2. Try to meet the sellers. “It is hard for sellers to gazump you if they know you and like you and if they believe you have been fair with them”.
  3. Insist that the agent informs you if another buyer offers more.

Raine & Horne tips to avoid being gazumped

  1. Have your finances pre-approved before making an offer
  2. Obtain a copy of the Contract of Sale promptly, and pass it to your solicitor or conveyancer
  3. Research your market so that you can be confident of putting forward a winning offer – then be prepared to move quickly to exchange contracts
  4. Put an offer in writing – the law requires real estate agents to present all offers to the vendor
  5. Signing a cooling-off period gives buyers time to organise a building and pest inspection without being gazumped. However if you don’t proceed, you will forfeit 0.25% of the purchase price to the vendor.

NSW Fair Trading tips for buyers to avoid being gazumped

  1. Always have your loan finance pre-arranged, and ensure you can pay the 10% deposit, by Bank Cheque or a deposit bond so there is no delay before attempting to exchange contracts on a property.
  2. Obtain a copy of the sale contract as soon as possible and have it examined by either your licensed conveyancer or solicitor.
  3. Seek to exchange contracts with the vendor as soon as possible. Anyone puchasing residential property has a five-day cooling off period commencing from the time of exchange of the contracts. Only the purchaser can waive the cooling off period and it can be extended by agreement. During this time, you can do a building and pest inspection and have the contract examined. However, if you rescind the contract during this period, you forfeit .25% of the purchase price to the vendor, as the property has been taken off the market for a period of time. The amount forfeited is recovered from the deposit you paid under the contract. If the amount of the deposit is insufficient, you will have to provide the necessary additional funds. You should find information relating to the cooling off period in your contract.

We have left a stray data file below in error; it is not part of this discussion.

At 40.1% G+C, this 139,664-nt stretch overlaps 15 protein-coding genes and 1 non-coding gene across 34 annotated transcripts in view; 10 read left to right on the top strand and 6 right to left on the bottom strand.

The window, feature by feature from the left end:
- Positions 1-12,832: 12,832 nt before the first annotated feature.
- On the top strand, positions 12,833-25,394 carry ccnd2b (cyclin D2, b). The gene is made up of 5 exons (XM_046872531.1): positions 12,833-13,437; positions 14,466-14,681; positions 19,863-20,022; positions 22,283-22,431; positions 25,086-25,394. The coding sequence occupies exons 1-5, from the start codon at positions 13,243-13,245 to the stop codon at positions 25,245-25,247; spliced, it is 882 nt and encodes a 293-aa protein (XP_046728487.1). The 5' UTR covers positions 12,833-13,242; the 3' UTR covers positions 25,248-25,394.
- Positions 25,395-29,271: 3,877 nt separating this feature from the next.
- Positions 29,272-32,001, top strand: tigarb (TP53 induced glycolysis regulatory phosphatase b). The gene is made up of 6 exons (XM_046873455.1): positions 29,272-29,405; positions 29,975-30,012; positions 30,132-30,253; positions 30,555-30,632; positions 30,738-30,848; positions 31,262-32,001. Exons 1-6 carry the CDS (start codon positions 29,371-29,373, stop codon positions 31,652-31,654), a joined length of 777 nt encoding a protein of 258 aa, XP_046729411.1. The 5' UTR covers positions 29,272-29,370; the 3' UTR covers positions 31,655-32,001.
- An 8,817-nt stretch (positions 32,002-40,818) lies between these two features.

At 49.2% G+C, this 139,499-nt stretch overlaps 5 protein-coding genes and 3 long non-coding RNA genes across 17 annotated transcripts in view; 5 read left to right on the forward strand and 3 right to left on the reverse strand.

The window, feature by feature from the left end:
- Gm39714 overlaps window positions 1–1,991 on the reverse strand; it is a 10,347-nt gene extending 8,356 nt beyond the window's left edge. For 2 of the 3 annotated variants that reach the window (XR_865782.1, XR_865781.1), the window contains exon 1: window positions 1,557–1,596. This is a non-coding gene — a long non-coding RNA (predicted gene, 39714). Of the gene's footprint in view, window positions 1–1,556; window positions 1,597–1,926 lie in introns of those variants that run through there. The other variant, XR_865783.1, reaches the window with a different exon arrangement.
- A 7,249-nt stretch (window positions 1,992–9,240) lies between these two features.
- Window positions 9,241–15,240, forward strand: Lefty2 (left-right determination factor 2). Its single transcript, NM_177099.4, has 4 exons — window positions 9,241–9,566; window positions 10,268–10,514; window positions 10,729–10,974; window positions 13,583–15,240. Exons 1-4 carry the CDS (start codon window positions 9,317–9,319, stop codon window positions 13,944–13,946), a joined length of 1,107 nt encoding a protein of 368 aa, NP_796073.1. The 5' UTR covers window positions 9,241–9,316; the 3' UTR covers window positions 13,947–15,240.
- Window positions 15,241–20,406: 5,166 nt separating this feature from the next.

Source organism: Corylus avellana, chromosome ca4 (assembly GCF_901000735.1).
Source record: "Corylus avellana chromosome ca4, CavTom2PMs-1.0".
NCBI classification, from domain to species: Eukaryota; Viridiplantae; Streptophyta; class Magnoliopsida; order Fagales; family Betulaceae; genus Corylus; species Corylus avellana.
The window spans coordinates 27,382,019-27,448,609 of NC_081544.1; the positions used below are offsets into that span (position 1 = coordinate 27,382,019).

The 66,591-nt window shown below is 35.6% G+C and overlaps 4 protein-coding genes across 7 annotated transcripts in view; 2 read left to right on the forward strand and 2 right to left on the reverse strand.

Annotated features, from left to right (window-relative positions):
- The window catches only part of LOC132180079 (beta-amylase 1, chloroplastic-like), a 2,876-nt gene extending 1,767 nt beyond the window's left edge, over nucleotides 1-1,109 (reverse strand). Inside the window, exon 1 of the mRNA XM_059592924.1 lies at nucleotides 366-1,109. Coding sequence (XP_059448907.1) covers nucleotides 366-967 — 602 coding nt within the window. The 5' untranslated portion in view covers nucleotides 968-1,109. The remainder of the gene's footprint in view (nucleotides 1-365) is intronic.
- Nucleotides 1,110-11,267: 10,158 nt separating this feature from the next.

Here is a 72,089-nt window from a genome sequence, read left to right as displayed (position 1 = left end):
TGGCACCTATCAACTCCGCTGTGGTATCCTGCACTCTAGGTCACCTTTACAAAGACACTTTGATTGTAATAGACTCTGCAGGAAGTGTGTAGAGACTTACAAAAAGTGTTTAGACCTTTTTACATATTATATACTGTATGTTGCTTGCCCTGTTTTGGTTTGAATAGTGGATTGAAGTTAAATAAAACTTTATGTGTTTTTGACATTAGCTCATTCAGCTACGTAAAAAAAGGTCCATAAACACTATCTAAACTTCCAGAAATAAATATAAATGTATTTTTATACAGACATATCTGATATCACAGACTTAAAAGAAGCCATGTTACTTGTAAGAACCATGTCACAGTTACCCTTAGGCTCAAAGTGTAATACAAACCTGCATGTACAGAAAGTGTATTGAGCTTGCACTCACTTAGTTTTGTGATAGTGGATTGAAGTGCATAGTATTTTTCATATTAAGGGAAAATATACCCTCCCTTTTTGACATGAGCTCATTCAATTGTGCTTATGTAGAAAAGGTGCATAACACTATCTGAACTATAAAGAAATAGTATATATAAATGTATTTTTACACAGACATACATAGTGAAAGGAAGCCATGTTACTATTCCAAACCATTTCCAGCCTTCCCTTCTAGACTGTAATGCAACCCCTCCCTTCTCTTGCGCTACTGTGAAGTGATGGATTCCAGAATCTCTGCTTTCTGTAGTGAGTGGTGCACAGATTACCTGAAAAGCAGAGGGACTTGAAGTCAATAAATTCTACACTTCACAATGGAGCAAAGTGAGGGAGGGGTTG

4. Negotiate firmly with the vendor or real estate agent. Insist on the agent passing your bona-fide offers to the vendor and obtain written proof of this occurring. The law requires agents to do this. Be ready to exchange with a signed copy of the contract and follow through on the exchange process yourself or with another trusted person to ensure exchange. If you are advised that other offers have been made, demand to see written evidence. If you are certain that you want the particular property, be ready to possibly increase your purchase offer to the vendor.
  5. Be aware that the vendor is not generally compelled to sell to any specific person and can change their mind at any time prior to the exchange of contracts. Vendors may not necessarily sell to the highest offerer, but may accept a lower offer from a prospective purchaser.

Larry Schlesinger

Larry Schlesinger

Larry Schlesinger was a property writer at Property Observer